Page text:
During his campaign, President Donald Trump pledged the construction of an unbroken border wall between the United States and Mexico. It has long been one of his signature talking points, and a source of great controversy that continues to dominate headlines. In the insightful documentary titled Life in the Shadow of the Wall, BBC News travels the entire length of the border to get a sense of the practical challenges and human costs associated with this massive endeavor.
The journey begins in Reynosa, a border city that's become a breeding ground for the drug cartels. There, Mexican authorities are struggling to contain an abundance of smuggling activity, and are forced to contend with an increasingly sophisticated cartel operation that works to outmaneuver them at every turn. Worst of all, the department is painfully short staffed after they underwent a mass removal of corrupt agents. The cartels stand ready to confront, assault and recruit those who are turned away by U.S. customs agents.
The film puts a human face on political policy. It presents the viewpoints of people on the ground, including property owners who are being asked by Homeland Security to relocate, volunteer border deputies who consistently happen upon the remains of murdered migrants, and transport truckers who are threatened and forced to smuggle drugs and weapons into the country.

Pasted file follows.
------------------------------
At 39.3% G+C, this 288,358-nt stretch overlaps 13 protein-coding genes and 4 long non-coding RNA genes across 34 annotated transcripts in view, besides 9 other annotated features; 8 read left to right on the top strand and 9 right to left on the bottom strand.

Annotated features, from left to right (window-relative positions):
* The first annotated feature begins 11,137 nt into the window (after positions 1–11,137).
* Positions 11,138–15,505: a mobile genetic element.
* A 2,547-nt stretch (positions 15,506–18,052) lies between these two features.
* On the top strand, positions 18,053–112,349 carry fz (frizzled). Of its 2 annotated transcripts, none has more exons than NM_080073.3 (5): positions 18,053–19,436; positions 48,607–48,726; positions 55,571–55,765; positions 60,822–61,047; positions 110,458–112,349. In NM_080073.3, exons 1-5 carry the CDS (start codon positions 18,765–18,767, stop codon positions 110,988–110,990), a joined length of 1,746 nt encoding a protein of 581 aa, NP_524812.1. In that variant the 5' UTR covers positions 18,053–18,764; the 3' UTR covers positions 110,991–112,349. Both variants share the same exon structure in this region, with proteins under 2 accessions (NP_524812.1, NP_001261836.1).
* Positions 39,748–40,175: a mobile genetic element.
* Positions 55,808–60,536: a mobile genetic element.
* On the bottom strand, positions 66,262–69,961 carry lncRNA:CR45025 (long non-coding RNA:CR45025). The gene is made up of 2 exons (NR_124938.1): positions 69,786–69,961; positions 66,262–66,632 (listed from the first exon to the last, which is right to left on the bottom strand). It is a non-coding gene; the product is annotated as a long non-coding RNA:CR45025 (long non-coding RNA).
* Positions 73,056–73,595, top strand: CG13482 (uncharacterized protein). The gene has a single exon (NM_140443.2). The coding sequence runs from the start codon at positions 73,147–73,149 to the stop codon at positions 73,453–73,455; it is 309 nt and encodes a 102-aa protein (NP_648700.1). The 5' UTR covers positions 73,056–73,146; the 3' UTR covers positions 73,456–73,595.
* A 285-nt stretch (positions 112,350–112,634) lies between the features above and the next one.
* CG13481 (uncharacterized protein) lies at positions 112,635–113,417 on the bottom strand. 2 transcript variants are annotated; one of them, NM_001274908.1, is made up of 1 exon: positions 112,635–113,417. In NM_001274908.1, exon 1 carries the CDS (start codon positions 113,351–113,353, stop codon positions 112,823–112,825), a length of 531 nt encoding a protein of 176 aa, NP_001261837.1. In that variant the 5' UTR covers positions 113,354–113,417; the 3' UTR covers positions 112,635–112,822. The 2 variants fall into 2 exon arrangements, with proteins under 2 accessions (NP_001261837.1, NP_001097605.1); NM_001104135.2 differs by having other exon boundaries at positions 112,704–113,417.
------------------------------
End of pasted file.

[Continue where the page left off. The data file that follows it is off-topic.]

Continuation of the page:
Along the way, the filmmakers consider the practicality of building such a long-winding structure through treacherous terrain, the determination of migrants who will not be dissuaded by the presence of a wall, and the economic impact that limited immigration might pose in border towns and throughout the remainder of the country.
It may be some time before a massive border wall can begin construction. Prototypes must be selected, budgetary concerns must be sorted out, and congressional approval must be achieved. Even if approved, the wall is only one part of the equation. Additional investments must also be made in personnel and technologies. Life in the Shadow of the Wall offers a valuable and well-rounded representation of what's at stake, and considers whether a wall is really the answer to U.S. immigration woes.